Annual financial reporting (that includes financial, compliance, and performance information) as part of a strong financial management system is considered to be necessary for effective accountability. Almost all SAIs agreed that strong financial management, based on reliable, complete, and timely financial reporting, supports a preventive environment by limiting the opportunity for fraud and corruption. Even those SAIs who felt they had little experience on which to base a judgement considered sound financial management a precondition for preventing fraud and corruption. Most countries require the heads of departments of their respective governments to prepare annual financial statements. These annual statements are audited by the SAI and, in some cases, public accounting firms, thus limiting opportunities for irregularities.

Evaluating Internal Control Structures to Identify and Correct Weaknesses

Evaluating systems of internal control, recommending improvements to internal controls, and following up on recommendations are described in the principal paper as the main components of a control environment designed to prevent fraud and corruption.

However, most SAIs do not develop standards for internal controls but rather serve in an advisory capacity. Acceptance of the guidance they provide is not mandatory. While almost all SAIs assess internal controls, nearly one-third of the SAIs report that no requirements exist for program officials in their governments to assess and report on the internal controls systems they have in place. One SAI reported that over 70 percent of fraud it found over a 3-year period was attributable to either failure of existing controls or absence of proper controls.

Following up on recommended improvements to internal controls, while within most SAIs' authority, appears to be a practice that is approached less aggressively. Most SAIs follow up on recommendations annually, at the time of the next scheduled audit.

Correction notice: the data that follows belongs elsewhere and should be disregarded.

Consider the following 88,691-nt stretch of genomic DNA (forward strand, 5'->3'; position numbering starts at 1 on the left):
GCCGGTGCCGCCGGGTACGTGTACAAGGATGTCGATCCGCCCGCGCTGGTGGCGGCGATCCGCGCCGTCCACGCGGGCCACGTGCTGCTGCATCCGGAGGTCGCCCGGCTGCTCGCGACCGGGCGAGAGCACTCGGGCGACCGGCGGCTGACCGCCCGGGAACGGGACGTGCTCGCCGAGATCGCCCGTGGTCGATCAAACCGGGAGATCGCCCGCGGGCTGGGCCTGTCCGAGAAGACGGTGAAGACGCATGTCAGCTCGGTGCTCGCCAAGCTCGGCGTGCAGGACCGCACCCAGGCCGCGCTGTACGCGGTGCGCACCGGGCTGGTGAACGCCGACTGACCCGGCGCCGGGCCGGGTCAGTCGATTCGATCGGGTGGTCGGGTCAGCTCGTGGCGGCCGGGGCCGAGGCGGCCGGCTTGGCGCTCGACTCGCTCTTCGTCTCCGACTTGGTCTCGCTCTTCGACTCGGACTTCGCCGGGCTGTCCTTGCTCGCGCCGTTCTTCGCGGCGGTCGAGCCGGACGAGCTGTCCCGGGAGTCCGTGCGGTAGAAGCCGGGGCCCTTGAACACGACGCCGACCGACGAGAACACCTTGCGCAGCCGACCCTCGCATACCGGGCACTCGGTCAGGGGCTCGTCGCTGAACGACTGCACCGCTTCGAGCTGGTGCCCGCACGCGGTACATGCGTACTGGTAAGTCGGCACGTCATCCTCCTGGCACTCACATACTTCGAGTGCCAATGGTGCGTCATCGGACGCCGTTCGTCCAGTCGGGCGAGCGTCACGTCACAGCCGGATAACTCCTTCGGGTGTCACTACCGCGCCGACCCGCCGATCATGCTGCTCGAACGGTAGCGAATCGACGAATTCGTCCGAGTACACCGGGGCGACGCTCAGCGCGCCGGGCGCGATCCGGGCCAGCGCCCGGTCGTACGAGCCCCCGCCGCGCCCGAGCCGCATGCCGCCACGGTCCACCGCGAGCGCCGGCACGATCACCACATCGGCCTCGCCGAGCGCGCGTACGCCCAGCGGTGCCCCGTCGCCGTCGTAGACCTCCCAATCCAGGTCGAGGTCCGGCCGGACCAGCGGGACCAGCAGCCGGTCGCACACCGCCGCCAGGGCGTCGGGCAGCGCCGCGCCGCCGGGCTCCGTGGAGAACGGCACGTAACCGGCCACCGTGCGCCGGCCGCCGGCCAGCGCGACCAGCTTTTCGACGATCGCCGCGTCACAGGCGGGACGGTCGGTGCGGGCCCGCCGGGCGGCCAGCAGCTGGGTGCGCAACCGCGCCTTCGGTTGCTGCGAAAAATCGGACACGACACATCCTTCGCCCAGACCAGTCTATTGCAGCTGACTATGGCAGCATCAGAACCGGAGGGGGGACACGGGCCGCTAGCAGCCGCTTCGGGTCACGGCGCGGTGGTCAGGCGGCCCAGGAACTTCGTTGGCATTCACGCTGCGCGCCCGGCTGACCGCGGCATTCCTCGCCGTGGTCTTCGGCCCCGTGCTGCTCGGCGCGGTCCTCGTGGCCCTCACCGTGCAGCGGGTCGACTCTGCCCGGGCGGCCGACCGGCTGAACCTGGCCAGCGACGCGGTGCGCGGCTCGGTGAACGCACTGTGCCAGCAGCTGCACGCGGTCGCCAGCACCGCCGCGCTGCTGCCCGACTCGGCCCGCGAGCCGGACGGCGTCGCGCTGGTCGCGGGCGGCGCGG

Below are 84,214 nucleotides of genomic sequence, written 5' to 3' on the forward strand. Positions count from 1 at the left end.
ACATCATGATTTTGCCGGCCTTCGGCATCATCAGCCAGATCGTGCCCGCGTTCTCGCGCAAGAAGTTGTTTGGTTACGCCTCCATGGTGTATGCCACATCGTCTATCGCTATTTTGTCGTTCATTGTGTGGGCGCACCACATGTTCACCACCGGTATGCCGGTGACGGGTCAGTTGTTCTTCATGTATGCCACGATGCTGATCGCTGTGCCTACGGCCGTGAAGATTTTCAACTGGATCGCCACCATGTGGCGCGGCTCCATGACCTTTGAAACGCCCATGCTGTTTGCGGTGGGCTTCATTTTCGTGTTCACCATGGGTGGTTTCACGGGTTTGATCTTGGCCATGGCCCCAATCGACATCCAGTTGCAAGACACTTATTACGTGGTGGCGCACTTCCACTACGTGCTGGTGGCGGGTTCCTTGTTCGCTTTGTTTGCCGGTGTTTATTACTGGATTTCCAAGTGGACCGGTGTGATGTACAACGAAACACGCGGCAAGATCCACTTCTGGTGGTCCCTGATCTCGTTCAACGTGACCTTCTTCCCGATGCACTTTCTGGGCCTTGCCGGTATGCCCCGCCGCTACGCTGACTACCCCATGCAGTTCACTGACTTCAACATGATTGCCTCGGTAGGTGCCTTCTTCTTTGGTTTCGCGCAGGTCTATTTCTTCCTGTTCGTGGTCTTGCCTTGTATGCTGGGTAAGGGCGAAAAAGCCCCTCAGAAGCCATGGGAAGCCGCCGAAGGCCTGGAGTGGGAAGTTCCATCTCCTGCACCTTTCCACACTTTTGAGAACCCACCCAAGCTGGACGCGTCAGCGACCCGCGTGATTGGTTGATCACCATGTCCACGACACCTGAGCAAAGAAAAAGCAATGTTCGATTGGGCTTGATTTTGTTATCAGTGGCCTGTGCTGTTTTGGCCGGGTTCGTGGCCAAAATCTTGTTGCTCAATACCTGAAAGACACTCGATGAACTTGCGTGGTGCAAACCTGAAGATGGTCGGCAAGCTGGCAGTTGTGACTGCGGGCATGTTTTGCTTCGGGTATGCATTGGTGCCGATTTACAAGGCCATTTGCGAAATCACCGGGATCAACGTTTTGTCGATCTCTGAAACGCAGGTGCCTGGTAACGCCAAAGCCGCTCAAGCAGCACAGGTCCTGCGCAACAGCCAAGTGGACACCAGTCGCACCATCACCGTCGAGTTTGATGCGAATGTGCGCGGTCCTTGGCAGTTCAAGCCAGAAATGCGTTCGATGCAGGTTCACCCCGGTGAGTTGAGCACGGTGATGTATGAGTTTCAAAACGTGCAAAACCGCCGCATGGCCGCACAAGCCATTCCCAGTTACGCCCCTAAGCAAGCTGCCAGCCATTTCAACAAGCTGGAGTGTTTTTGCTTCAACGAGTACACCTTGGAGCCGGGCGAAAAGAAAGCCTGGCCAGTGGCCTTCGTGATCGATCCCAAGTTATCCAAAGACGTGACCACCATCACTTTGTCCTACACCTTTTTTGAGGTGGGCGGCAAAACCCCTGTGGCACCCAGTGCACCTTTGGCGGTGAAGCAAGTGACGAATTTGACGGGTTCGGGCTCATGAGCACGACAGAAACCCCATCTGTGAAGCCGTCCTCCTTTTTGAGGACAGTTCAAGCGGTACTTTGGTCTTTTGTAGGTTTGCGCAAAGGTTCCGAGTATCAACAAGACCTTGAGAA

In some cases, the responsibility for following up on recommended changes lies solely with the government official responsible for the audited department. Further, none of the papers identified a formal system that tracked recommendations to ensure that they had been implemented.

Several of the SAIs referred to the significance of the personal and professional integrity of the civil servant in their discussion of internal control systems. They point to management weakness and management failure as significant elements in corruption cases they have experienced. The SAIs suggest more comprehensive penal provisions, greater co-operation among government authorities, and public disclosure as possible mitigating elements. Conversely, one SAI raised the possibility that overly strident, authoritarian controls could contribute to fraud and corruption by causing managers to break rules to achieve results and meet program objectives.

Questions for Discussion

1. Should there be aggressive follow-up to recommendations?

2. Would a formal system for tracking recommendations result in better implementation?

3. How can SAIs use the work of INTOSAI's Internal Control Standards Committee to evaluate systems of internal control? Delegates will be invited to explore this possibility in Theme 11 discussions.

Heightening Public Awareness of SAI Findings